After surgery, the patient was isochoric, and a further postoperative CT scan demonstrated common postoperative findings, including improvement of the midline shift and right frontal hypodensity related to the malacic brain parenchyma next to the meningioma [
Meningiomatosis is a rare entity occurring in 1–2% of all meningiomas cases. It is defined as two or more meningiomas occurring simultaneously in different locations without an association with neurofibromatosis, as in the case of our patient. The pathophysiology of meningiomatosis is still not well understood. One theory suggests that the multiple tumors are a result of tumor cell migration through cerebrospinal fluid. In contrast, other studies have found evidence that points toward the independent evolution of the tumors.[
The case we presented is the first association between pseudoaneurysms and meningiomatosis in an adult patient. The only other published case of pseudoaneurysms in association with meningiomatosis occurred in a pediatric patient.[
Individually, meningiomatosis and cerebral pseudoaneurysms have relatively straightforward management strategies with reasonable outcomes. However, as seen in the case we describe, the simultaneous presentation can necessitate rapid and complex surgical interventions, and yet still result in rapid clinical depression and dismal prognosis.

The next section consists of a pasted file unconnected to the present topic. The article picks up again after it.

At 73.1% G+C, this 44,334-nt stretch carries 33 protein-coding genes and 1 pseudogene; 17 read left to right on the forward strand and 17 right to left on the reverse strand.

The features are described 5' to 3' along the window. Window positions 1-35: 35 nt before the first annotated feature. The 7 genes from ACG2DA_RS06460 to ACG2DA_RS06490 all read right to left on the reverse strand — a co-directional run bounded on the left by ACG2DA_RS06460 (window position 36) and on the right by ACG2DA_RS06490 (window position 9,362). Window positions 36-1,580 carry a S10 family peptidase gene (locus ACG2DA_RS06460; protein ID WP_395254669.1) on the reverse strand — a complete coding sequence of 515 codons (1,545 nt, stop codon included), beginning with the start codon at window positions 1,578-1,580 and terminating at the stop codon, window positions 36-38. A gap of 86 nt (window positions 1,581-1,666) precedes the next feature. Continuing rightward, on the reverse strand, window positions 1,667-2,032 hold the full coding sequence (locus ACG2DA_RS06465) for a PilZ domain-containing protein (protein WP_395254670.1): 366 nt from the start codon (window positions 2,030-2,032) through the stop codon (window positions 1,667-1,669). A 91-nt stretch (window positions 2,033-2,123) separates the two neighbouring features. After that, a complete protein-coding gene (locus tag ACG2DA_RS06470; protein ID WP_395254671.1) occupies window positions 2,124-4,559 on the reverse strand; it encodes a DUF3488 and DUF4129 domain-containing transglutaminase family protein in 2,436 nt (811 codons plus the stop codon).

In the present case, the giant convexity meningioma may have contributed to the rupture of the adjacent A2 pseudoaneurysm. Indeed, the mass effect of the tumor caused increased intracranial pressure, responsible for a consequent rise in the intracranial blood pressure to maintain a constant brain perfusion. The process likely started a vicious cascade that leads to the bradycardia and irregular breathing seen in our patient (Cushing reflex). The rupture of the A2 pseudoaneurysm contributed to the intraventricular and peritumoral bleeding, further worsening the rise in the intracranial pressure and causing the sudden loss of consciousness and anisocoria that required urgent treatment.
Pseudoaneurysms are most frequently associated with trauma, but other etiologies include iatrogenic injuries, infectious disease, and connective tissue disease. The specific incidence of tumor-related pseudoaneurysms, such as the case we describe, is not known. The majority of intracranial pseudoaneurysms reported in the literature result from complications of tumor resection surgery.[
We report the unique simultaneous occurrence of two relatively rare neurological entities in one patient, namely, cerebral meningiomatosis and intracranial pseudoaneurysm. Based on our experience, their simultaneous and acute presentation should be promptly managed but is still associated with poor prognosis.
Institutional Review Board (IRB) permission obtained for the study.
There are no conflicts of interest.